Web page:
Tracing the Ice Age Glaciers on a Green Vacation in Quebec, Canada

The Jardin des Glaciers is all about the last ice age, climate change, and the migration of the first inhabitants of North America.

Located along the St. Lawrence River in beautifully woodsy Baie-Comeau, Quebec, Canada, the Jardin des Glaciers is a vacation destination where a family can spend a few hours or several days learning and exploring the fascinating world of glaciers.

Parlez-vous français?

Most people know that French is the first language of the province of Quebec. English is printed after French on signs and posters. Since this article is written in English, the Jardin des Glaciers, appears here as The Garden of the Glaciers or simply The Garden.

Although the signs in Quebec are mostly in French, it is important to note the majority of the people you encounter in this province will speak fluent English with a delightful French accent. C’est si bon.

A little earth history

20,000 years ago, much of North America was covered by an ice sheet that was over seven times as deep as the Empire State Building is high. That is about two miles of vertical ice. If that does not impress you, just wait until you hear your Garden guide explain what happened next!

Your journey begins in the Multimedia Zone

Your adventure at The Garden begins in a church building that has been converted into a massive earth science and anthropology lab called the Glacier Exploration Station.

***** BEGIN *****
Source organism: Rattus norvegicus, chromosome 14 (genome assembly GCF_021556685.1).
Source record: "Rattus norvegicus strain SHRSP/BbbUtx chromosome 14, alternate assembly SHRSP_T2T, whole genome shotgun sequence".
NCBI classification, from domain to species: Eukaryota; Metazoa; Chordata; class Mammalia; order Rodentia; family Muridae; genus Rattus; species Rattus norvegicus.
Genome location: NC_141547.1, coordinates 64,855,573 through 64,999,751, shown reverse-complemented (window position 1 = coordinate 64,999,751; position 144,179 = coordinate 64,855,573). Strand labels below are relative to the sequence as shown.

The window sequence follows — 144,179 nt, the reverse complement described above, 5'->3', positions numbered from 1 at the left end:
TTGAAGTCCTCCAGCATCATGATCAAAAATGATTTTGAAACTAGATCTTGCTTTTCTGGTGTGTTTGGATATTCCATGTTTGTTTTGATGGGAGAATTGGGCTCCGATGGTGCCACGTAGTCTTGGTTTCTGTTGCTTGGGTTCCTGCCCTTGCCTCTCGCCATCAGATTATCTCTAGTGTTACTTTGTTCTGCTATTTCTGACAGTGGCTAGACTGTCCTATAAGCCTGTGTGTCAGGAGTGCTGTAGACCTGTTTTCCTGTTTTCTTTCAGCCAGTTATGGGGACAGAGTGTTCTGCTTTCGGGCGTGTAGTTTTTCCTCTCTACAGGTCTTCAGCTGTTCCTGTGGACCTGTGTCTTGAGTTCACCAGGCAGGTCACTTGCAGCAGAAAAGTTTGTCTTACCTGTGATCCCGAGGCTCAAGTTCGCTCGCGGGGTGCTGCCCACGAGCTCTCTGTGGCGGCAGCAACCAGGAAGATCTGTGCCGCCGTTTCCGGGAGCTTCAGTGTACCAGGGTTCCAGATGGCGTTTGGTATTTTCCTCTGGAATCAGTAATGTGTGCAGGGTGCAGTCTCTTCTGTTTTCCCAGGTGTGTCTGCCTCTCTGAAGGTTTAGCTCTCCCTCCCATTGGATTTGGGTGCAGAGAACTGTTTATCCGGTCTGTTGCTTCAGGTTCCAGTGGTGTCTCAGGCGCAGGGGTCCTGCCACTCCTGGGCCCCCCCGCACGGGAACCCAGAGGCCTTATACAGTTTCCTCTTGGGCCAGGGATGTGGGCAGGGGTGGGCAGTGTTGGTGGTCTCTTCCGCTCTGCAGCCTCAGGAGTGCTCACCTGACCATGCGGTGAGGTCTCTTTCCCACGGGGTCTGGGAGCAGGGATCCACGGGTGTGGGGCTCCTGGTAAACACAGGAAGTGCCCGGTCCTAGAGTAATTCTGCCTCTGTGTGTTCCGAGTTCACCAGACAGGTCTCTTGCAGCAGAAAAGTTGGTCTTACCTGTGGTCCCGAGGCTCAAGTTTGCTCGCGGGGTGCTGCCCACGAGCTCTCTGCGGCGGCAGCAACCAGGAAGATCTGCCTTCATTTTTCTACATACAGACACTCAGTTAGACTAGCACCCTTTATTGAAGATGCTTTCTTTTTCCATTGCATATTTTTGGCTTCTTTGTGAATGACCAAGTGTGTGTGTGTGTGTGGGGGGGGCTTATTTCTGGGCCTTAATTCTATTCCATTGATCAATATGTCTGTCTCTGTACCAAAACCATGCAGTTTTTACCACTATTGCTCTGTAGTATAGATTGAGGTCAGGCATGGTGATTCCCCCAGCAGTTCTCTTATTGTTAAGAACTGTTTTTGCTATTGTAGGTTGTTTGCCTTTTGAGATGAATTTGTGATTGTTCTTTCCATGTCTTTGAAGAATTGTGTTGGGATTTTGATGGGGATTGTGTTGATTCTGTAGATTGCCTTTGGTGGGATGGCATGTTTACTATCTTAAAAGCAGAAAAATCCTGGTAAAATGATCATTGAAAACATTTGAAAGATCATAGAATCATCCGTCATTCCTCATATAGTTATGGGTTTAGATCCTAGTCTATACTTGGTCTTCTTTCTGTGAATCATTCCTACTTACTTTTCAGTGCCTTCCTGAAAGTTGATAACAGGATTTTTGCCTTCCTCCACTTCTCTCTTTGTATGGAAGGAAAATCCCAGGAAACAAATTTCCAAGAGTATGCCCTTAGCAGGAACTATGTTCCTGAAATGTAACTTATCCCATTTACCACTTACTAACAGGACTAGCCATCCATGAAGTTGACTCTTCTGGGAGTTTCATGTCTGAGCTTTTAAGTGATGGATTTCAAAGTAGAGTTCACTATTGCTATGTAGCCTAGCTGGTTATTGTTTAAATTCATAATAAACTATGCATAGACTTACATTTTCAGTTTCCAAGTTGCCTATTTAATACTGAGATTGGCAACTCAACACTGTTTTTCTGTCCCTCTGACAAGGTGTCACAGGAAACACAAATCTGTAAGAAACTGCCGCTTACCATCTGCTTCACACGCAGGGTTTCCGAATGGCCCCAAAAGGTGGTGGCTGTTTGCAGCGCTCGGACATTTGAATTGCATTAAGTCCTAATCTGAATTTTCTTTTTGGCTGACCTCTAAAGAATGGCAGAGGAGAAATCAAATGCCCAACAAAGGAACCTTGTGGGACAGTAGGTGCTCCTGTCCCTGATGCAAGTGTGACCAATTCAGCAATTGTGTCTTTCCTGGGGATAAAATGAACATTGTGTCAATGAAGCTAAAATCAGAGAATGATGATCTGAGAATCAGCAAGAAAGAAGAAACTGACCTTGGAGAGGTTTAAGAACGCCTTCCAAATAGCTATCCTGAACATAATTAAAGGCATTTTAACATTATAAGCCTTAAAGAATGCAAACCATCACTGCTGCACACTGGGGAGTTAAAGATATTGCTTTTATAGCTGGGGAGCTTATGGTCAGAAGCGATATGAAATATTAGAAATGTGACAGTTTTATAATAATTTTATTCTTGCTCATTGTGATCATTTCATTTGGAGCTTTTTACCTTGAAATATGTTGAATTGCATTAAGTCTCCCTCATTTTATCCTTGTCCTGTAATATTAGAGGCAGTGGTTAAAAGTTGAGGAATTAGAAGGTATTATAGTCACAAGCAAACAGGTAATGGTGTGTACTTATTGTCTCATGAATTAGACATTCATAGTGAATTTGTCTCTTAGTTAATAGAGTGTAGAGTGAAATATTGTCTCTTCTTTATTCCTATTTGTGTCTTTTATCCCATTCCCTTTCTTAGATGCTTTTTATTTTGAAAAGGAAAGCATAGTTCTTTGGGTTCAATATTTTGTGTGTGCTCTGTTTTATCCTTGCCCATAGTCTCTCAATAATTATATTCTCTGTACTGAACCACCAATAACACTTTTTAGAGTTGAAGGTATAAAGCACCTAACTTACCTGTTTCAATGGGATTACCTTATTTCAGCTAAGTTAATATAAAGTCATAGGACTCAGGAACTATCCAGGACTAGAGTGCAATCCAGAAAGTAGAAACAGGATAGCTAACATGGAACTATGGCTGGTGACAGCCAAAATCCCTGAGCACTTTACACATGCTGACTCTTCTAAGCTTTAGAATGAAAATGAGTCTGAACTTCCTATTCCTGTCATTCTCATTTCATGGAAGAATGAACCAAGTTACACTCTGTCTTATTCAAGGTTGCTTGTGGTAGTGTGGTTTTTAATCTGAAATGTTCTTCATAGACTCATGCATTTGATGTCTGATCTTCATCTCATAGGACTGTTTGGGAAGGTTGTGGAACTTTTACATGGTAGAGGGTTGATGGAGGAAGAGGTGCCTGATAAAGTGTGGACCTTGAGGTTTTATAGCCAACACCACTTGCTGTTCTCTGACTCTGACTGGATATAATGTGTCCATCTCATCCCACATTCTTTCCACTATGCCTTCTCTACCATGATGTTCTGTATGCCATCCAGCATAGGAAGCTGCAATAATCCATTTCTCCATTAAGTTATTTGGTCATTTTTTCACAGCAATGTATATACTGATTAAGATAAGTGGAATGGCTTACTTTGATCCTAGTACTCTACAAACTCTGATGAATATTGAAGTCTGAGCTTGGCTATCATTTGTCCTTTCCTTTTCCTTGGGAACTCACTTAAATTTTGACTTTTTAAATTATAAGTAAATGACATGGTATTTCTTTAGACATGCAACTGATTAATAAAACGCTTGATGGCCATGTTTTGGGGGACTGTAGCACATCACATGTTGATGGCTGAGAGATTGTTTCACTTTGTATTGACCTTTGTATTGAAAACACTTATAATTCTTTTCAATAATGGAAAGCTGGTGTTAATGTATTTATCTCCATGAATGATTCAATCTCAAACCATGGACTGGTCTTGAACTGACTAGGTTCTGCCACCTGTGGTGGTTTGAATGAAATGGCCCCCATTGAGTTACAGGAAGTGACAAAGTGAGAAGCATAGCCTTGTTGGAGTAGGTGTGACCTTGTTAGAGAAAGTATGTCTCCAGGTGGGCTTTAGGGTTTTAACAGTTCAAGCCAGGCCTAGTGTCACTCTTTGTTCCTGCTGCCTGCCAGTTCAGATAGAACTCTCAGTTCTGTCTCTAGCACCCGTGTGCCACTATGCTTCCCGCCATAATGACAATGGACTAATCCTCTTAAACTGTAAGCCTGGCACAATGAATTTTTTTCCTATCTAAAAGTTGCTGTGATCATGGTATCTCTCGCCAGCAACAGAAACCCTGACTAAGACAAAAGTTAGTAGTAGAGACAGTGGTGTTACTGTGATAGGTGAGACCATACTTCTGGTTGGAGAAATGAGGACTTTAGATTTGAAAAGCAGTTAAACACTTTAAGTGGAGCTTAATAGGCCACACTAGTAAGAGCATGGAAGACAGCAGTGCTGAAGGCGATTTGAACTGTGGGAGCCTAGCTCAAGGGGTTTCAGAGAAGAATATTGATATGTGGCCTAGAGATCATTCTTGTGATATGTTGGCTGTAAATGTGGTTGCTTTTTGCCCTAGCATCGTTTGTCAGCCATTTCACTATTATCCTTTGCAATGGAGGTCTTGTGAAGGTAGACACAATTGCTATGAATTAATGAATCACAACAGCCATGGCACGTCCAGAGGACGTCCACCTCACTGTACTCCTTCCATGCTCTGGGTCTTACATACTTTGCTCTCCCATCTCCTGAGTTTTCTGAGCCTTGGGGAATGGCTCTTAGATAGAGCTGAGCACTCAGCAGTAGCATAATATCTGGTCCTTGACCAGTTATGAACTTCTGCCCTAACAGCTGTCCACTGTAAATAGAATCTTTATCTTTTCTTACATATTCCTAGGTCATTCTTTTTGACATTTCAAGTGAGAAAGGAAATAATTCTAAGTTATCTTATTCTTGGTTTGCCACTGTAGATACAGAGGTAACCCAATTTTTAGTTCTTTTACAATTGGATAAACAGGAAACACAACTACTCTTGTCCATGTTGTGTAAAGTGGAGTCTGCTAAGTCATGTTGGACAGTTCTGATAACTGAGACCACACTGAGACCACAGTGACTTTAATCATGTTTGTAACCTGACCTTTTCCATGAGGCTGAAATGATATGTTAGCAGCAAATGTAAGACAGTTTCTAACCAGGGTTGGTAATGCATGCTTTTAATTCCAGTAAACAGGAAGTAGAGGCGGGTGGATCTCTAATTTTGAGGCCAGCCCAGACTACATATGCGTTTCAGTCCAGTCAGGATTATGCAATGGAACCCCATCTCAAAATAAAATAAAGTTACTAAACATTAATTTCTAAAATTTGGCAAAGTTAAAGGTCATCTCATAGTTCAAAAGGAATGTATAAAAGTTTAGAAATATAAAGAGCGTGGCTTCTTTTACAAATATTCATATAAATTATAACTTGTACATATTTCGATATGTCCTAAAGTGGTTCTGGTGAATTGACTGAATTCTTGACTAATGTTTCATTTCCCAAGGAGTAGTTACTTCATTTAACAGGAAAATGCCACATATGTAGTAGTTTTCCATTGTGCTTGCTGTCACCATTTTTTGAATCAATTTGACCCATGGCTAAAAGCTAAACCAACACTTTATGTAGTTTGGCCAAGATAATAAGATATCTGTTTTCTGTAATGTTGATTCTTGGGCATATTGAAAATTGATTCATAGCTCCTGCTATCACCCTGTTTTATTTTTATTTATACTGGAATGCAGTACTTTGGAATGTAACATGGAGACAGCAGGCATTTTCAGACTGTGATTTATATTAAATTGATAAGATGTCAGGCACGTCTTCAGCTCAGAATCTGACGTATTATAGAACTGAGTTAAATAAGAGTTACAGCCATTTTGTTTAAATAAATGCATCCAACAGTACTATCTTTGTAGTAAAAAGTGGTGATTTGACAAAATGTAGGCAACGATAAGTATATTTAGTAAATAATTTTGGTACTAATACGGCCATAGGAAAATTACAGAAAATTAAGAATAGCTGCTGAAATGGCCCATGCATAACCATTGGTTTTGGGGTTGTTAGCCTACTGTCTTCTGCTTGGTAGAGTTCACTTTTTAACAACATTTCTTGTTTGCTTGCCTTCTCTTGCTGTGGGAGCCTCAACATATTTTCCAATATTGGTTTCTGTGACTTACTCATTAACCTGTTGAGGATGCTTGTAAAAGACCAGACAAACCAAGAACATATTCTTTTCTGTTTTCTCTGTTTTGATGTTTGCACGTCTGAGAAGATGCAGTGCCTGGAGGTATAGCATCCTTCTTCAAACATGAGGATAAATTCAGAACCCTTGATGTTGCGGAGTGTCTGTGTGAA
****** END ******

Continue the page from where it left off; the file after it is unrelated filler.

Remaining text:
The Multimedia Zone program inside the Exploration Station is an I-Max type extravaganza – skillfully augmented with extra-sensory sounds, feelings, images, and lights.

Starting with a multimedia experience entitled 20,000 Years under the Ice, your virtual expedition elevator takes you down 2 miles into the heart of the glacier to explore the effects of thousands of years of climate change.

Condensing eons into minutes, the glacier sheet disappears before your eyes. As the ice recedes, you walk with the first people to enter North America across the frozen straits from Asia. Intriguing stuff, very cleverly executed.

During your walk around the Exploration Station, spend some time in the Cyber Center and its Research Room and play on the Center’s ten interactive workstations. They will help you expand your newly acquired knowledge of the glaciers and climate change.

Follow your guide through the remarkable Alcove Hallway of frescos and murals and listen to the exciting stories that are sure to add to the fun of what you have already learned.

Out you go

When you finally exit the Glacier Exploration Station, you are ready for three post-glacier guided tours in the great outdoors of green Baie-Comeau, Quebec.

The Nature Zone

There are three 2 to 3-hour tours in the informative and interesting Nature Zone.

The Seashell Valley

The Seashell Valley is many miles from the ocean; nevertheless, the eye beholds an enormous hill of seashells piled one atop the other and reaching 150 feet high – right in the middle of a dense forest.

This unusual marvel was created by a post-glacial sea that existed some 10,000 years ago. The receding water gathered shell specimens of a particular weight and size and moved them into an obstructed area that took the shells out of the normal erosion pattern, thereby creating a “mountain” of isolated shells as the sea receded to its current level.